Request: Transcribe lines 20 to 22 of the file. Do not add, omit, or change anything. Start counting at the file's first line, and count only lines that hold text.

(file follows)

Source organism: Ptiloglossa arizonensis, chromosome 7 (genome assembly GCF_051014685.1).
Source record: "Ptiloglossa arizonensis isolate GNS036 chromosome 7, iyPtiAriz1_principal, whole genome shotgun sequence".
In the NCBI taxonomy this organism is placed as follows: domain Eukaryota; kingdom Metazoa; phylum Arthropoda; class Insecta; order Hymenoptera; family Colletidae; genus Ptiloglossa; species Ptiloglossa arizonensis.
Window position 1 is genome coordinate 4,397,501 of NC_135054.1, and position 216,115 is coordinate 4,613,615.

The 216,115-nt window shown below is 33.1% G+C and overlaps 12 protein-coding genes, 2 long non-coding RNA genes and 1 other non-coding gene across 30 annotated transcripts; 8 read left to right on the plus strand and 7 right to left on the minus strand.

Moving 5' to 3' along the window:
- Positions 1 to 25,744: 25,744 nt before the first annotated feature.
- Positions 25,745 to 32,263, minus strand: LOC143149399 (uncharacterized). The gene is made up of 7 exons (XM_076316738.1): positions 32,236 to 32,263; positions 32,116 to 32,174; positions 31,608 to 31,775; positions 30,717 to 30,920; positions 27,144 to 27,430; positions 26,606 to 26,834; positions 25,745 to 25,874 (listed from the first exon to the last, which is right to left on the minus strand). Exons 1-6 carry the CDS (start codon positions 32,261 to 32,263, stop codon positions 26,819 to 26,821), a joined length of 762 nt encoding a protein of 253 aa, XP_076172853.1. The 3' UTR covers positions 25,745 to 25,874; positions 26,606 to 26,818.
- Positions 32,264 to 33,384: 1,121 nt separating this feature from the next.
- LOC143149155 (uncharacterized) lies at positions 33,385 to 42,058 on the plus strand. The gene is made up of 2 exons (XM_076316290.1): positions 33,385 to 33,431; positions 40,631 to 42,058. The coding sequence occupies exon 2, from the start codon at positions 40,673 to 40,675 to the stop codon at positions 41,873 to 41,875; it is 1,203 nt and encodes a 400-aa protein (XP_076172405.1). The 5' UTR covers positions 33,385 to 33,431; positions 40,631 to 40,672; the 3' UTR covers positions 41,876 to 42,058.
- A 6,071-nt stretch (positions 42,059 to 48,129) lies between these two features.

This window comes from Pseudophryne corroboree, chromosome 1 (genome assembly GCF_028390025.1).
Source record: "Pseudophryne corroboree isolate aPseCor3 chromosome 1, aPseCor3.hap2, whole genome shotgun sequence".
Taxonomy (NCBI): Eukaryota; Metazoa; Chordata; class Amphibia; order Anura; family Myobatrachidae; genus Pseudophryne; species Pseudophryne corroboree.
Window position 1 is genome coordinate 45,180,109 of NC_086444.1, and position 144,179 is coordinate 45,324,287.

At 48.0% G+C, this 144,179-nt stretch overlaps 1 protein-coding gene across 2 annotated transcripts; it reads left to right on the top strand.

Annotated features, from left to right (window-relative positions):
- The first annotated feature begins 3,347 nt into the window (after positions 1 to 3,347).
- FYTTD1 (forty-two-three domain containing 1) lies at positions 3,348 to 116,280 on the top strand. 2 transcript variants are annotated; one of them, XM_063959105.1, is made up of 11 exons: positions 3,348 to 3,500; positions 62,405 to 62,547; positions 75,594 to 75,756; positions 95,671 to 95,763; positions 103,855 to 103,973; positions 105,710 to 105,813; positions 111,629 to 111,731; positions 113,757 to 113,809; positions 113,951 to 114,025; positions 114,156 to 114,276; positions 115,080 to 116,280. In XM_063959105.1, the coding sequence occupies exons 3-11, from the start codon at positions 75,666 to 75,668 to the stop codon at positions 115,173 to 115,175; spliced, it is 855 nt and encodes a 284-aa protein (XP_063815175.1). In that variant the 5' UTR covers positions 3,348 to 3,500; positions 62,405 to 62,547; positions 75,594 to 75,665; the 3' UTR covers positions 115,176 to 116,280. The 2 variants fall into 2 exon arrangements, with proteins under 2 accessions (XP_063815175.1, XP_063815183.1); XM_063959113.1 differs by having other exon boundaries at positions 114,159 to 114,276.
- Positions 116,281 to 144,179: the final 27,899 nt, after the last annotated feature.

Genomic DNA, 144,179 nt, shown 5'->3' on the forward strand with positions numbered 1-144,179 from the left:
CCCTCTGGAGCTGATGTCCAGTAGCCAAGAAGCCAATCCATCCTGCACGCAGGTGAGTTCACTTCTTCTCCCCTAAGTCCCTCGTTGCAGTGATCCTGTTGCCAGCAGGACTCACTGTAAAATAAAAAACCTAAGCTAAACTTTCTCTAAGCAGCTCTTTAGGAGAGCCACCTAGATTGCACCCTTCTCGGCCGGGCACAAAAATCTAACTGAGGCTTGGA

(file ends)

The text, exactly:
- Positions 116,281 to 144,179: the final 27,899 nt, after the last annotated feature.

Genomic DNA, 144,179 nt, shown 5'->3' on the forward strand with positions numbered 1-144,179 from the left:
CCCTCTGGAGCTGATGTCCAGTAGCCAAGAAGCCAATCCATCCTGCACGCAGGTGAGTTCACTTCTTCTCCCCTAAGTCCCTCGTTGCAGTGATCCTGTTGCCAGCAGGACTCACTGTAAAATAAAAAACCTAAGCTAAACTTTCTCTAAGCAGCTCTTTAGGAGAGCCACCTAGATTGCACCCTTCTCGGCCGGGCACAAAAATCTAACTGAGGCTTGGA